Insider Threats

Insider Threats: What’s Holding Enterprises Back?

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Enterprise security involves both external and internal threats. Enterprises however, typically focus on external threats. This leaves malicious activity and accidental events involving enterprise insiders not sufficiently addressed. Internal threats, admittedly, are harder to detect and prevent.

In our last article , we explored the definition of an insider threat, its prevalence and enterprise readiness to combat them. Based on our ‘Insider Threat Report 2022 – Singapore Edition’ [1] report, 80% of enterprises agree that insider threats pose the same risk as external threats. While there is widespread awareness among enterprises with regard to the severity of insider threats, current mitigation strategies are far from comprehensive and make most enterprises feel vulnerable to insider attacks. Impacting the effectiveness of these mitigation strategies are a number of gaps that continue to plague today’s enterprises.

Tackling the disparity between IT and non-IT departments

With sufficient familiarity and insight into the mechanisms by which internal breaches might be perpetrated, IT departments are often in the best position to lead an enterprise’s insider threat prevention program. The report found that 72% of respondents felt that the IT department should be in charge of mitigating insider threats. On the other hand, 71% felt that the risk and compliance department should champion such programs, while 61% and 41% expect the board and HR department to be involved, respectively. With no clear idea of which department should spearhead and coordinate insider threat management, enterprises may find themselves with fragmented policies and many unaddressed security areas.

Non-IT departments, unlike IT departments, are inevitably much less aware and thus less prepared to combat an insider attack. The report found that 41% of respondents were unsure or unaware if a formal threat prevention program existed outside their IT departments, with 23% confirming the non-existence of such programs. Even the smallest vulnerability, for example, an open enterprise WiFi access point can expose the enterprise assets to threats, if left unmonitored. Enterprises thus need to close the divide between IT and non-IT departments’ insider threat awareness and prevention policies, ensuring non-IT employees are well-informed of the rules regulating enterprises’ cyber hygiene.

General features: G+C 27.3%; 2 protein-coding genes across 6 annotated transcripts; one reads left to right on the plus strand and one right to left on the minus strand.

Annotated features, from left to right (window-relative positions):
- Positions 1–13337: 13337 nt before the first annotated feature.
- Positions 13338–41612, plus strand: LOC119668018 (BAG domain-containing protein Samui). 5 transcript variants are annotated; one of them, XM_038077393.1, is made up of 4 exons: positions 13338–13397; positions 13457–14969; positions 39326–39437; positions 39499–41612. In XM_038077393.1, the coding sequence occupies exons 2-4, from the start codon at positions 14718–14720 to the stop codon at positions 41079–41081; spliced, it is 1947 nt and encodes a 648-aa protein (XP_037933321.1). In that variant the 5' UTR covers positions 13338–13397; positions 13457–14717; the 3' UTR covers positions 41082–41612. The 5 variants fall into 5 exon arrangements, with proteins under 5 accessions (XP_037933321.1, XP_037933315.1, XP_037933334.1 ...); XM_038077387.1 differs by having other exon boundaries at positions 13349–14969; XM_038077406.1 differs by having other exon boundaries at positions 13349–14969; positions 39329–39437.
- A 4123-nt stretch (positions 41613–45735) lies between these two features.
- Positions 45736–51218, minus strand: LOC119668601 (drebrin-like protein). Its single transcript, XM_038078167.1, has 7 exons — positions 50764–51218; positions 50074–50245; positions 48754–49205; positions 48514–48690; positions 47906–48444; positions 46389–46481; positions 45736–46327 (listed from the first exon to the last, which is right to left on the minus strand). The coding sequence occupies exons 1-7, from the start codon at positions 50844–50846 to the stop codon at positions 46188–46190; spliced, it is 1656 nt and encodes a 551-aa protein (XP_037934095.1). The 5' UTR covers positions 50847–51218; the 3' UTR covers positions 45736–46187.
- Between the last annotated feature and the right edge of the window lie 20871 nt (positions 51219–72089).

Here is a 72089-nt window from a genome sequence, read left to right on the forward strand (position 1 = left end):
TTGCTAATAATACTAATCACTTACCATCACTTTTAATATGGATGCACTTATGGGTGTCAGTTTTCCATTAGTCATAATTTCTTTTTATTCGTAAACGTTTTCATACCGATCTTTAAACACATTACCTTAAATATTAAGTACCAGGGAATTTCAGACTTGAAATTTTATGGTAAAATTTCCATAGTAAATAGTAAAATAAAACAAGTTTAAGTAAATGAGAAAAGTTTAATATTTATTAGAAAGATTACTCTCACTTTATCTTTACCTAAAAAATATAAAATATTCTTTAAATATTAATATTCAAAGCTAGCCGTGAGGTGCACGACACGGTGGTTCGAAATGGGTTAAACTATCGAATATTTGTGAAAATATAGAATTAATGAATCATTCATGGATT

Formalizing rules into laws

To empower enterprises against insider threats, it is critical that guidelines and best practices required to prevent and manage incidences relating to insider threats are formalized into laws governing enterprises and employees. The report found that 99% of respondents agreed that having guidelines on managing insider threats incorporated into laws such as the PDPA [2] or Employment Act [3] in Singapore would be somewhat beneficial, while 22% felt that it would be extremely beneficial.

Cultural influences

For Asian enterprises in particular, cultural factors may pose a significant challenge in the implementation of stringent insider threat management. Known as the Asian Value System, this bias results in an organization’s board putting too much trust on regular employees to carry out cyber operations benevolently and securely. With 64% of respondents agreeing that this negatively affected the board’s perception of insider threat risks, the Asian Value System can greatly undermine the severity of insider attacks and stand in the way of implementing zero-trust programs.

With awareness on insider threats on the rise and mitigation strategies in good progress, it is about time enterprises adopt the right guidelines, practices and organizational values that can take their insider threat management to the next level.

Synopsis

This article, based on the findings from Halodata’s 2022 Singapore Insider Threat Report, looks into some of the most common challenges that enterprises encounter when implementing an organisation-wide insider threat prevention program including the disparity between IT and non-IT departments, the lack of official guidelines and the Asian value system.

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